Hot topic: bonfire at the SRA
In a recent application to the High Court, the SRA was granted permission to destroy hundreds of thousands of documents obtained through historic…
In a recent application to the High Court, the SRA was granted permission to destroy hundreds of thousands of documents obtained through historic interventions. Given the associated storage costs of archiving everything, the order should lead to significant savings for the regulator and the profession alike.
We discussed the decision with Joanne Smith, Solicitor and Consultant within Compli, as part of our '60 seconds with...' feature for this week's newsletter:
Joanne, the High Court recently granted an order allowing the SRA to destroy documents seized as a result of historic interventions. What is that all about?
The SRA has an Intervention Archive Department that arranges for any files acquired by the regulator as part of an intervention (and which are not required for the purposes of disciplinary proceedings) to be sent into storage. Over the years, the number of interventions has increased and so has the number of documents. To cut a long story short, it is costing £1.25m per annum to store about 400,000 boxes. As the Solicitors Act 1974 is not very clear about what should happen to these documents, no-one wanted to stick their neck out and make a call without a court order. And who can blame them?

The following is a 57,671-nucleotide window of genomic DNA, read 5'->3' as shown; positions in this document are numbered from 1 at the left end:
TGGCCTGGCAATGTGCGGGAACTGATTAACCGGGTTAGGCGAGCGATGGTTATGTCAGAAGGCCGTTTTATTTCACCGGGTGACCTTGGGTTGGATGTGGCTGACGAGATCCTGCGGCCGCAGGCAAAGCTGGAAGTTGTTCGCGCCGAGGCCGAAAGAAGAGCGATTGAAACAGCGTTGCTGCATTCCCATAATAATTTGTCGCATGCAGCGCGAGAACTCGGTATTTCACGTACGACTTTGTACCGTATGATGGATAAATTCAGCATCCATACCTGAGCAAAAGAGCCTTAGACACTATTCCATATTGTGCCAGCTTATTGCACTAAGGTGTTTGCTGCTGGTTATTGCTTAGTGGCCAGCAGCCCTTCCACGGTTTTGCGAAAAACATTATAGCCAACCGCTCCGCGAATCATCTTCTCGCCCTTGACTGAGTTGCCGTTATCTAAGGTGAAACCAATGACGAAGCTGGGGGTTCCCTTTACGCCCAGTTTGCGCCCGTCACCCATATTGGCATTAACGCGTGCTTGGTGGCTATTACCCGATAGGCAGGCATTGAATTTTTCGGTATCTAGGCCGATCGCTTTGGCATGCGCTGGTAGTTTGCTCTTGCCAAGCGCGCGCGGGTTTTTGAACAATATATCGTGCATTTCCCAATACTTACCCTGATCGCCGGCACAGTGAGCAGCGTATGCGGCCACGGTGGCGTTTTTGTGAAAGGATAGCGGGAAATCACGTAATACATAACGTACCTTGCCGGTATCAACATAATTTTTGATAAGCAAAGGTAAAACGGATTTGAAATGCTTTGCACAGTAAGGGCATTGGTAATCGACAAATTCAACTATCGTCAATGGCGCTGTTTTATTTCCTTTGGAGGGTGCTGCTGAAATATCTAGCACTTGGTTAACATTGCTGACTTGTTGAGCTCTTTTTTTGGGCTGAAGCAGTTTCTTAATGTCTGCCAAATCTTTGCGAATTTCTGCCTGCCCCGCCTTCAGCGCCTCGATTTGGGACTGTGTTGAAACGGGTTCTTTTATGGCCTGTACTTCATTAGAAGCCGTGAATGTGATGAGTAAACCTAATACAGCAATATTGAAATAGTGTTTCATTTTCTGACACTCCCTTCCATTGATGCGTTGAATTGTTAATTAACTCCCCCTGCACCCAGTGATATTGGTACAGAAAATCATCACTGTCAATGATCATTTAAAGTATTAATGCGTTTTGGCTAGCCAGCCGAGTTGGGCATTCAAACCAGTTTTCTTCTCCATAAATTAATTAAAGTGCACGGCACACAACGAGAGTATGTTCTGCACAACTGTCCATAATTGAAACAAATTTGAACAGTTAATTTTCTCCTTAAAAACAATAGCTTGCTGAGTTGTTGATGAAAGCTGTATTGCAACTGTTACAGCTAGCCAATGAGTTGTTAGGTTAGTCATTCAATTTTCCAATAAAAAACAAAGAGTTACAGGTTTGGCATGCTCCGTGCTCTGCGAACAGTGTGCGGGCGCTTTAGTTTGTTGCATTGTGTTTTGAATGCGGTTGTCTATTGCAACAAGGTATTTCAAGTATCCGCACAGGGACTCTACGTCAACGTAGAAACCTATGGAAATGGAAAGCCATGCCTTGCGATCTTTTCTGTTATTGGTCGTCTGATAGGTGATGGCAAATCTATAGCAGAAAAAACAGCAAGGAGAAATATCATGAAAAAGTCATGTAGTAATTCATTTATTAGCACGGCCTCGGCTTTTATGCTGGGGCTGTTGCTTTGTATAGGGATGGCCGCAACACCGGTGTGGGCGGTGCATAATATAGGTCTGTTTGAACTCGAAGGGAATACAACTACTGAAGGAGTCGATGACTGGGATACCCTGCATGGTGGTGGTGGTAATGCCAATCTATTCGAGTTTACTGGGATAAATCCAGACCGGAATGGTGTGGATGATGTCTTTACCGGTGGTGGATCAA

So can the SRA do what it wants now?
No. The High Court judge hearing the case was cautious not to give the SRA 'carte blanche' to go light a fire in the storage facility. In short, the order lets the SRA destroy non-original documents in cases where at least seven years has passed since the date of the intervention. It also applies on a rolling basis to any documents currently held that were obtained less than seven years ago, therefore preventing another backlog. Any documents from future interventions will need to be subject to a separate court order which can be obtained after another seven years has passed.
That is a lot of sevens! Does that mean law firms should take a leaf from the SRA's book and only hold onto documents for seven years?
Absolutely not. Seven is not a magic number, although I imagine it will enter folk lore now. It is simply a timeframe set by the court to manage an eye-watering expense currently burdening the profession. Some documents should never be destroyed and the SRA is certainly not allowed to destroy original documents - that is not part of the deal.
Document archiving and retention projects are challenging because some documents can be destroyed after a brief time period and others need to be retained indefinitely. It is best not to be an ostrich though because getting to grips with storage costs can be hugely beneficial to firms. If anyone out there wants some help with a project of this magnitude then please get in touch. The team is ready to help!